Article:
“With Vale, I was obsessed with those videos that compare your baby to produce. ‘This week your fetus is as big as a spaghetti squash.’ I don’t even know what a spaghetti squash looks like! Now, I don’t have time to obsess because I’m chasing a 2-year-old. The only thing I do think about more is losing the baby weight. I gained 35 to 40 pounds with Vale, and I’m right on target to do that again. So I try to be a little more disciplined about my exercise and ice-cream intake.”

What does that mean?

"Sometimes I don’t exercise at all, because I’m too lazy. Other times, I want to exercise all the time—and by that I mean twice a week. I do some low-impact aerobics and my prenatal yoga. I eat pretty well throughout the week, but everything goes off the rails on the weekends. Dessert is a signature weak point for me. I miss my glass or two of wine, and ice cream is what’s left, so that’s what I have.”

Your due date is next month. What’s your birth plan?

“I had a low-lying placenta with Vale, so about nine days before my due date, my doctor recommended a C-section. The whole experience was just fantastic. Afterward, I was high on life—and probably a couple of painkillers. This time, when I said, ‘Do you think I’ll have a C-section again?’ the doctor said, ‘Let’s talk about it when it gets closer.’ And I like that about my doctor. He’s real chill. If I need a C-section, I’ll be totally okay with that. And if I have this baby the old-fashioned way, that’s cool too.”

Would you be all about the epidural in that case?

“Oh, 100 percent [laughter]. Is there anything about me that suggests I have the internal fortitude to withstand birth without a little bit of help? But my hat’s off to women who do. My sister-in-law did with both of her children. She’s an amazing superwoman athlete. And I know that I am not.”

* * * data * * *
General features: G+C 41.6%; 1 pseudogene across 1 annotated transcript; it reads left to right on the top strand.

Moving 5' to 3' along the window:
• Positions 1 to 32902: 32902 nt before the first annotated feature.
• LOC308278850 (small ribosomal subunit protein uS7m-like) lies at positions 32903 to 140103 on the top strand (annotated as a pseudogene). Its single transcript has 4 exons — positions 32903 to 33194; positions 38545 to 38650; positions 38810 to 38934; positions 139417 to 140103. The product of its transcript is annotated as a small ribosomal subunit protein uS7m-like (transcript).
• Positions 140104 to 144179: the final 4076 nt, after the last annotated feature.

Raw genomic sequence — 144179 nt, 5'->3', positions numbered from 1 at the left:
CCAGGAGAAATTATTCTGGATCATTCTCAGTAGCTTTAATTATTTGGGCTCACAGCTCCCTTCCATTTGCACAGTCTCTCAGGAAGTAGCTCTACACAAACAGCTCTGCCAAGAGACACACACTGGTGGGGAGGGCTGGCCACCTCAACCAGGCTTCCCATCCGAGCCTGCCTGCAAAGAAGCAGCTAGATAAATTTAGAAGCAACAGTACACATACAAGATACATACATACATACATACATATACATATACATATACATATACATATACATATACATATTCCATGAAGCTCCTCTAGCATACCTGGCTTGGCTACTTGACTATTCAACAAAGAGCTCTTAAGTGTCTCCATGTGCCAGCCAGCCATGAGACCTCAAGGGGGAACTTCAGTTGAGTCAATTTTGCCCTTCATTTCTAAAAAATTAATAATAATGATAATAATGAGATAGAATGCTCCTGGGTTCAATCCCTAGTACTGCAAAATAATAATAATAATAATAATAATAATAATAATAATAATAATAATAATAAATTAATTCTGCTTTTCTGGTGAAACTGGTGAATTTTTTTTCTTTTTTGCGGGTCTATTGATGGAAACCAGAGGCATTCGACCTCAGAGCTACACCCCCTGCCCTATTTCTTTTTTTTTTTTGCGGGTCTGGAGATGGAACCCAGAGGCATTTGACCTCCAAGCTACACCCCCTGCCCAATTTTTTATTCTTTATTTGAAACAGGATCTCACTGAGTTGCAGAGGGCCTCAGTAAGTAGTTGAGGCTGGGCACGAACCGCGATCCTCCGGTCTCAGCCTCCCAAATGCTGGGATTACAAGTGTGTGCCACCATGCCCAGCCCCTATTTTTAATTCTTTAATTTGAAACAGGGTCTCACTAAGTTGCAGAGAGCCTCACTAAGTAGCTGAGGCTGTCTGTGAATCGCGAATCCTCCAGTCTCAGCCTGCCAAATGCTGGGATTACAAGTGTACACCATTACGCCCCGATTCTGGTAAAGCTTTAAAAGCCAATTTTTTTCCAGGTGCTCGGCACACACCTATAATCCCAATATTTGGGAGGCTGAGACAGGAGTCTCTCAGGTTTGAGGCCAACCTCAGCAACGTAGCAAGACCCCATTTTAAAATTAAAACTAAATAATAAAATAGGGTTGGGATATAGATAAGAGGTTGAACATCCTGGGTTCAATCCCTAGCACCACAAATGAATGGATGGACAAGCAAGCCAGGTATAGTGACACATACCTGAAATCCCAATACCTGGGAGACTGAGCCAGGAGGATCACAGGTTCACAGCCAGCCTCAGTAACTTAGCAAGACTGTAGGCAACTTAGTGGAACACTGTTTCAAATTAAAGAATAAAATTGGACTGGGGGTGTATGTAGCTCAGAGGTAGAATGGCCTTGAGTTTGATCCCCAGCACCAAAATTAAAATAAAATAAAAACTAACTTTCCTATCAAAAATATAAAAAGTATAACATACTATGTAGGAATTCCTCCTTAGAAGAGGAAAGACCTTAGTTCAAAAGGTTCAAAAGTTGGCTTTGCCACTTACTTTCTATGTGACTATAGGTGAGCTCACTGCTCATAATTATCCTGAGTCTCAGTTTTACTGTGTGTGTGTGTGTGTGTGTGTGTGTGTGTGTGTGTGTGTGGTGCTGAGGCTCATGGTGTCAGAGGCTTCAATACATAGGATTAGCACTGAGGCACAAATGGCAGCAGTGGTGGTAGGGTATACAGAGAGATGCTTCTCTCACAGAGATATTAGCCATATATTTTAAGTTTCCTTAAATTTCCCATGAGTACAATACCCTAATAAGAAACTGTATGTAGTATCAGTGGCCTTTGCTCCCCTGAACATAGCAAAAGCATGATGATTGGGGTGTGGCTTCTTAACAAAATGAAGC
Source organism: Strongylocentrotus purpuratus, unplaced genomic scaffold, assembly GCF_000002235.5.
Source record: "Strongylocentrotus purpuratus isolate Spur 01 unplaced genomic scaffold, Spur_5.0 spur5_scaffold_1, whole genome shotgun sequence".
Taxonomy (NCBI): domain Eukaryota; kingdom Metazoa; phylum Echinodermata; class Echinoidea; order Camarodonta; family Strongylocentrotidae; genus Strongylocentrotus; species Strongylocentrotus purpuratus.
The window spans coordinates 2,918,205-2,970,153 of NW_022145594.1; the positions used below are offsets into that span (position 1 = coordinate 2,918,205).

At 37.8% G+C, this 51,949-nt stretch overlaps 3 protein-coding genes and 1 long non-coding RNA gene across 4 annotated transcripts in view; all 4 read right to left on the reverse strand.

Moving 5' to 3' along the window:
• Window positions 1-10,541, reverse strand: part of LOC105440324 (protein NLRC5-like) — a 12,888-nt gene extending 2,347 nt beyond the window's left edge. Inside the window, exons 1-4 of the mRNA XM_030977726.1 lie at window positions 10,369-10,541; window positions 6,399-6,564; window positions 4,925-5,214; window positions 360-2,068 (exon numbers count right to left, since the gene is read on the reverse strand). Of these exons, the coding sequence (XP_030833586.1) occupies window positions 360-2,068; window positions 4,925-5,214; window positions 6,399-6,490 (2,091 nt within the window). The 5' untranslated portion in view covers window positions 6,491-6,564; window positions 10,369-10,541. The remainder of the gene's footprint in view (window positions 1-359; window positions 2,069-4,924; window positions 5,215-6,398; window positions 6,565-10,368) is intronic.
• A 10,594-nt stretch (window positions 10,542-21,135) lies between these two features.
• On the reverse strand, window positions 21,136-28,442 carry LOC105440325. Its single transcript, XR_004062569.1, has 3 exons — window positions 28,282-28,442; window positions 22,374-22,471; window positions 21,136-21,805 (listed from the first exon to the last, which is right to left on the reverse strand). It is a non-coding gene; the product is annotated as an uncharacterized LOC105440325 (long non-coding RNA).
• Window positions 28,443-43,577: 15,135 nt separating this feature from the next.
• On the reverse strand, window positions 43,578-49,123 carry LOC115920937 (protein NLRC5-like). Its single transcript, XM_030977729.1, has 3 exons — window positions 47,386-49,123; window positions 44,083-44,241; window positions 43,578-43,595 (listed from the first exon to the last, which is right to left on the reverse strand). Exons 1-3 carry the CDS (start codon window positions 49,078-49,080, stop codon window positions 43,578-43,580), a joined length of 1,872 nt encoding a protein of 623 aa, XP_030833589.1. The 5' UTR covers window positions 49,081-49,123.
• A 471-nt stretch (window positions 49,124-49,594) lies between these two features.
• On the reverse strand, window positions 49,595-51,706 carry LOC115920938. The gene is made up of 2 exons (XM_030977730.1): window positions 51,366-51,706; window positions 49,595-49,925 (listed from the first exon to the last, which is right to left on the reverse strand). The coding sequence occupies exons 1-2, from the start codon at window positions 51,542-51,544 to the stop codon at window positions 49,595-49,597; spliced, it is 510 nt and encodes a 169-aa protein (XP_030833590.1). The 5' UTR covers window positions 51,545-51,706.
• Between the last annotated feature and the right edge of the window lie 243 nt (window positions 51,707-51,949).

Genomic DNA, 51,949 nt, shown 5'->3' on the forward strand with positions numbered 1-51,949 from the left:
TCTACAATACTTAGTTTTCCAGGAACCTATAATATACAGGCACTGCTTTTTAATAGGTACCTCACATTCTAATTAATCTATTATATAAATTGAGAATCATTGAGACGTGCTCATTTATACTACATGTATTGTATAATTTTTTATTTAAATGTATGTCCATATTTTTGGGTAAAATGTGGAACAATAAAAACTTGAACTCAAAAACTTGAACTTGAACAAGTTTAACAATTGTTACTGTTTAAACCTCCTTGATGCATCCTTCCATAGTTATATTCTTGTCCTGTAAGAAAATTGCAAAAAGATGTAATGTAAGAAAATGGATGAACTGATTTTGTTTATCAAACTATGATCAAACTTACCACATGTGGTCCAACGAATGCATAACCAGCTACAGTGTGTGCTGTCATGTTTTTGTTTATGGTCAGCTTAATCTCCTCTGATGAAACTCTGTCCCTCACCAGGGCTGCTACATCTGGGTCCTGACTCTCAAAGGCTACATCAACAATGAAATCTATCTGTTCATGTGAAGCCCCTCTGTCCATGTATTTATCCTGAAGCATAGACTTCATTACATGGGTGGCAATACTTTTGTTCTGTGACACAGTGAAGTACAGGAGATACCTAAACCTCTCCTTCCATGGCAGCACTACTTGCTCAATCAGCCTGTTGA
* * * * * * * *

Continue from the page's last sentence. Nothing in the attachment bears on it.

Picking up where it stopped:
How is your husband in the delivery room?

“Mike’s great. First of all, he does crisis communications for a living. He is temperamentally suited to being a dad. Also, he’s the son of an ob-gyn. His entire life, the phone was ringing in the middle of dinner with women in labor on the line, so he is totally suited to speaking in a calm voice and understanding everything about childbirth.”

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Do you have a name chosen?

“We have a name in mind but we’re not committing. We are big believers in looking at the baby to see if the name fits. With Vale, we thought we were having a boy, though we did have a girl’s name too. When we saw her, we were like, ‘That’s not her name. She’s too pretty for that name.’ It was a boyish name. We had never planned on Vale, that’s just a name I had always liked. There in the hospital I said, ‘For the next hour, let’s pretend her name is Vale and we’ll try it on for size.’ And we loved it. It fit her. She was serene.”

And you found out the baby’s sex this time around?

“Yes. It was a surprise to find out with Vale in the delivery room. People had convinced us it was a boy, and in my mind, it was a boy. So when the doctor said, ‘It’s a girl,’ I shrieked as though he had said, ‘It’s a giraffe.’ I was truly shocked but so happy. I couldn’t muster the restraint this second time. And we wanted to tell Vale as much as possible. We wanted to say, “You’re going to have a little baby brother!”

Savannah's Been-There-Done-That Tips for Moms

Gunthrie shares advice you'll appreciate.

  1. BUY REALLY BIG UNDERWEAR “Take the ones they give you at the hospital, but also get cheap, soft, big, grandma underwear you can wear and then throw away. Trust me.”
  2. BRING ALONG A NURSING PILLOW “When people visit, it’ll take the anxiety out of holding this teeny creature. Also pack a robe, your makeup, and moisturizers, because at some point you’ll shower, and your own stuff will make you happy.”
  3. THINK TEENY “I had all 0- to 3-month clothes for Vale and thought they would fit. She was swimming in them! Get a few outfits in newborn-size, which is smaller than 0 to 3 months.”
  4. DON’T RUSH INTO PUMPING “At first you have one job: Nurse that baby. Get a rhythm. With pumping, you may worry about your supply or whether you should pump one or both sides after a feeding. Take those worries off the table that first month.”
  5. GET NURSING ACCESSORIES “Two nursing bras, a nursing dress, and a sleep bra for nights.”
  6. TAKE BORING VIDEOS “Record the baby just lying there, making little animal noises. It goes by so quickly.”